Friday, October 27, 2006
When the umps pulled the plug on World Series' Game 4 after an extended rain delay, both teams' managers and coaching staffs needed to go back to the planning routine. Some things would be the same, but the environment, most especially around pitching, would change. Prospective starters would each get a day of rest, bullpen arms harvest an extra day of recovery for varying levels of benefit. Management reworked almost everything. It was still Game 4, still the same rosters, but the extra day affected a host of pre-game decisions, tactics, and even to some degree, in-game decision factor weightings.
Beyond baseball, say in business or government, how often do you see people plan for an event, like a product roll-out or a thorough inventory or a competitive analysis confab, and when the event gets delayed a little, and then everyone comes to the table with the same plan they were taking to the meeting on its original day? Just about always. And that's exactly how the Maginot Line and the 2006 Kansas City Royals were delivered.
The underlying environment against which you design a solution or make a decision changes every day. Sure, in some cases, those changes don't demand anything more than tiny fine-tuning thunks, but organizations that don't emulate baseball and take a close look try to stay the course and at least consider changes end up like the Soviets when they tried to fight their war in Afghanistan. Dead Meat. Carne Muerto. Roadtripkill.
That's a good MBB lesson. But there was a larger, Rich Garces-sized one that surfaced in an MLB.Com feature-fluff-filler story.
Magical Thinking, one deadly fuel for Management By Wishful Thinking (MBWT), which is a pandemic in American management beyond baseball. There is one small useful application for it, which I'll drop on you at the end, but fighting MBWT in your own organization is a necessary but unending task.
Here's the essence of that MLB story:
Tigers aim for new outlook after rainout
ST. LOUIS -- Now the Tigers may be ready to start roaring. The rains that fell Wednesday, forcing a postponement in Game 4 of the World Series, could have also dropped the green flag to get Detroit's crawling offense out of the blocks.
After all, the Tigers followed up their previous rainout this postseason with seven consecutive convincing wins over first the Yankees, then the Athletics.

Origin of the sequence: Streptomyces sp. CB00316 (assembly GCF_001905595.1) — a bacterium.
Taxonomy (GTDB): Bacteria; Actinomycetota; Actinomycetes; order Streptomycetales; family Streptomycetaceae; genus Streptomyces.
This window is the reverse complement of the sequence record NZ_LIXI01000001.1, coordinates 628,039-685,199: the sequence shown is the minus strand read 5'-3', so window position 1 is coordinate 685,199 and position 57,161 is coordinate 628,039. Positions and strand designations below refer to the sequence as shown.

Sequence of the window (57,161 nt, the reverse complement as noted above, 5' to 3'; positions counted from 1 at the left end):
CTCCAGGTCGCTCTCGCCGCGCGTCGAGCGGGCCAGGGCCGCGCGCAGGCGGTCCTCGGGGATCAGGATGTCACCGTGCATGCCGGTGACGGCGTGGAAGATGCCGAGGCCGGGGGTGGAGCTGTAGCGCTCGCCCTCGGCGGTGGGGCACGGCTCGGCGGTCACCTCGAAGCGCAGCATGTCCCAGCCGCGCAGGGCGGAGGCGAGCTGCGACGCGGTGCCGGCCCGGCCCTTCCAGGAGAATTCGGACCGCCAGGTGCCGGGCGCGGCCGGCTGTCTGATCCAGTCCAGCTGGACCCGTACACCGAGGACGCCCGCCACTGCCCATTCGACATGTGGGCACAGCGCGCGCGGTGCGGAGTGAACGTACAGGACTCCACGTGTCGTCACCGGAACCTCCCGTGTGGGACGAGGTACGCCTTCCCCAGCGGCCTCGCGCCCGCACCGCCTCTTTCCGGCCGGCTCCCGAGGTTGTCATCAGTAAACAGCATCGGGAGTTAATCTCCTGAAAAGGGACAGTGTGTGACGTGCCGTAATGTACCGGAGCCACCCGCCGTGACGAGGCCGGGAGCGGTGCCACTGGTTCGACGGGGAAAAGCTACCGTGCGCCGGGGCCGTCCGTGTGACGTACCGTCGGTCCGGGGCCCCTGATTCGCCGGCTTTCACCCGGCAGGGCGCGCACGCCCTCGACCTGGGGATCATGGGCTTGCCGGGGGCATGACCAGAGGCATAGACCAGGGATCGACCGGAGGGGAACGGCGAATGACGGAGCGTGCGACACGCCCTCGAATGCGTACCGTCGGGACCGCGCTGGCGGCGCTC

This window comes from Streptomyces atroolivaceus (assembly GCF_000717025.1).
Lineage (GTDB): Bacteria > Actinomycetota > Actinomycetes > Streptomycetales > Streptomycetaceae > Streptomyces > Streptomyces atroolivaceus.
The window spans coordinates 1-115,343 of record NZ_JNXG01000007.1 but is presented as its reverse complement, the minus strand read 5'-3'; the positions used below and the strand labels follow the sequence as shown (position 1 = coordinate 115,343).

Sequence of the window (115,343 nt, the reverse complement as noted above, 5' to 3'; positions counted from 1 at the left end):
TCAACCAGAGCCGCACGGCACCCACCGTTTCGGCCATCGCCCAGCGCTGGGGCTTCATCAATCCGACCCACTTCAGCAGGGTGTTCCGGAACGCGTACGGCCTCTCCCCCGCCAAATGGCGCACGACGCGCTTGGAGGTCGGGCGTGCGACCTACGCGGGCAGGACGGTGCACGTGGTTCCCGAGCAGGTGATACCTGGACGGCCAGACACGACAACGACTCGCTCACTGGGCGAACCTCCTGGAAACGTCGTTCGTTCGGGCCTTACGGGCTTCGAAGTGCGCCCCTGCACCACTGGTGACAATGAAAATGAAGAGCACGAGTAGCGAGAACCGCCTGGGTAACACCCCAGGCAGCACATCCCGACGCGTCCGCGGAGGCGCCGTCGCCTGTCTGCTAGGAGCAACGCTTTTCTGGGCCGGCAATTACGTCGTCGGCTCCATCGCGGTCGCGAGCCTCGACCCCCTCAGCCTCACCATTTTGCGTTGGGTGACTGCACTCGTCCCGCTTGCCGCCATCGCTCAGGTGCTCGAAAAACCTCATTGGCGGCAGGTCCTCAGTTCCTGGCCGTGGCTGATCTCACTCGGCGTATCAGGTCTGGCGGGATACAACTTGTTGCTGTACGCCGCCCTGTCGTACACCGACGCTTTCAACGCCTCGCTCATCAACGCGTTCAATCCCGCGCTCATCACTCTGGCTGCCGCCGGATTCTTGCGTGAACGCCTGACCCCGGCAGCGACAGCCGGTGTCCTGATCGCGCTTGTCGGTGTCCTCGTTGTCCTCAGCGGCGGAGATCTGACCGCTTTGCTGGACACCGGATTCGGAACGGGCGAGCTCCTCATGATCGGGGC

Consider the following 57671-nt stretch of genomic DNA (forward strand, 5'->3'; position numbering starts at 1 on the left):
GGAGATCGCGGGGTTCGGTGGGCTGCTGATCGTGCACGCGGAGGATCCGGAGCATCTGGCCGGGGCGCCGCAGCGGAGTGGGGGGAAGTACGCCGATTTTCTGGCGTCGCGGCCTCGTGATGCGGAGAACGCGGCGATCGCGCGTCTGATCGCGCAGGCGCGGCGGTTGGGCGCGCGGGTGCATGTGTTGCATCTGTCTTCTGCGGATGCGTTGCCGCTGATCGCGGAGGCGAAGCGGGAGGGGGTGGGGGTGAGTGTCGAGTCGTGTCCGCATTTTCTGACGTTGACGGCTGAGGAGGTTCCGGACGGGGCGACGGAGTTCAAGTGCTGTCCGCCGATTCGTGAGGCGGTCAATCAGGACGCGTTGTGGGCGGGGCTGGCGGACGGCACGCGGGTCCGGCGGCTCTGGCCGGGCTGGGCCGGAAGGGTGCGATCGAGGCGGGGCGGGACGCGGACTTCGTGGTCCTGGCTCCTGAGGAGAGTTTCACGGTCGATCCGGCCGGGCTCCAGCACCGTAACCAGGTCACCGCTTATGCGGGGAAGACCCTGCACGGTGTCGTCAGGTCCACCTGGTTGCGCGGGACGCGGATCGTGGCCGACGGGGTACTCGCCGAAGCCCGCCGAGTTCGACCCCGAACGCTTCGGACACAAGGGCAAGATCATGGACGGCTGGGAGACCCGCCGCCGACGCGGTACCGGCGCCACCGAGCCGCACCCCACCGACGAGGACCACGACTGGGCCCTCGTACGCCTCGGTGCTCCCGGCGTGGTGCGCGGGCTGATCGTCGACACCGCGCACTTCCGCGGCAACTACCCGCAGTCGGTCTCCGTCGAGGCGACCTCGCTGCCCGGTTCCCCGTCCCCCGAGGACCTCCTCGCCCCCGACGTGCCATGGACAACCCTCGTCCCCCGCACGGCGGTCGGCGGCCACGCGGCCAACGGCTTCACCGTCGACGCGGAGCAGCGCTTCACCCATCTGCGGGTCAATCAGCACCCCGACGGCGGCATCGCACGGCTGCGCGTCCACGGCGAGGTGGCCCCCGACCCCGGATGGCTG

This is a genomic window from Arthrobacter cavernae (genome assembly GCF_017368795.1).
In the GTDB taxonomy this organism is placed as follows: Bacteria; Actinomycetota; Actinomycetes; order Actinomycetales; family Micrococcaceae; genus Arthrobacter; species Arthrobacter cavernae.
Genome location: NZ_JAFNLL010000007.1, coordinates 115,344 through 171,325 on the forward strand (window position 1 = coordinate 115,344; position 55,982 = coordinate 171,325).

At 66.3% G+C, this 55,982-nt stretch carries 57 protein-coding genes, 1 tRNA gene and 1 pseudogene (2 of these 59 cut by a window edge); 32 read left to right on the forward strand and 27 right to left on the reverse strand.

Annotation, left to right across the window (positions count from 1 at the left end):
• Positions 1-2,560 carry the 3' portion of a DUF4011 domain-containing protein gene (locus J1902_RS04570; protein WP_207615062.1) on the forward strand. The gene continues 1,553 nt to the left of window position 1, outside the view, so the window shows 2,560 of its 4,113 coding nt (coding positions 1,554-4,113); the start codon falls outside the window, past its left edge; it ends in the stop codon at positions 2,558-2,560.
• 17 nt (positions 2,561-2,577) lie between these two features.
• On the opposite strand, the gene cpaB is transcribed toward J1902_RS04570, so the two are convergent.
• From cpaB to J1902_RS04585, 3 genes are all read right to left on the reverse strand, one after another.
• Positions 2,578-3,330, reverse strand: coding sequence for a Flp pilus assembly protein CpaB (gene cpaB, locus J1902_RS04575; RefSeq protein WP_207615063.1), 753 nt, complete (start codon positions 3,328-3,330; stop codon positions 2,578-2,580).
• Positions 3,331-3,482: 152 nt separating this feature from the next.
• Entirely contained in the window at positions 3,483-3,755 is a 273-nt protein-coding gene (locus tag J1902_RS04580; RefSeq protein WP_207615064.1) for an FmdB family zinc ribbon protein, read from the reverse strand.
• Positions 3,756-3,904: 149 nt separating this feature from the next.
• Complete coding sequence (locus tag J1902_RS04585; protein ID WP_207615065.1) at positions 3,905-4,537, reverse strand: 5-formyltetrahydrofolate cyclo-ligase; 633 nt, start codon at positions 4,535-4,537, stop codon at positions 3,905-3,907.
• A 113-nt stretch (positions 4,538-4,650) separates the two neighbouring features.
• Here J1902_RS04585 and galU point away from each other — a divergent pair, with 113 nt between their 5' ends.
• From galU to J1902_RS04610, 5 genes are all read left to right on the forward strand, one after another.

Game 2 of the Division Series got washed out, after the Tigers' 8-4 loss to the Yankees in the series opener. They dried out and swept away New York and Oakland.
"I hope we'll see the same scenario and we'll be able to come back [Thursday] and even the series," said Detroit first baseman Sean Casey.
Anyone who bites at that brass ring will get her teeth chipped.
Baseball, like most endeavors, is filled with superstition and good luck charms. Larry Stone once issued a Top 10 list that included reliever Charlie Kerfeld's good luck Jetsons t-shirt, & the allegation of attracting bad luck of being looked at by a cross-eyed person. But managers almost never act on Magical Thinking as a substitute for management. Tiger manager Jim Leyland and his staff certainly didn't (though burning Joel Zumaya's glove in a ritual sacrifice to the Dieties of Sloppy Beer League Softball Defense & 59-Foot Breaking Pitches might have served up a soupçon of emotional benefit).
In case you don't know it, there was no magical causality between the previous rain-out and the team's 7-game streak off tough competition; the ALCS rain-out didn't cause the team's sweeps. Rainouts don't cause teams to play better or worse. The resulting day off may change a mood if management or a player makes a conscious point of trying to tune the attitude. It may provide the pitching an opportunity to set up better (but for both teams, one of which may end up benefiting more than the other because of specific personnel issues). It may provide injured players a slightly better interval for recovery (again, for both teams, though one may benefit more than the other). It may relieve mental fatigue managers and coaches may be suffering after 160+ games that count. But the rain-out is not The Prime Mover, merely a happenstance.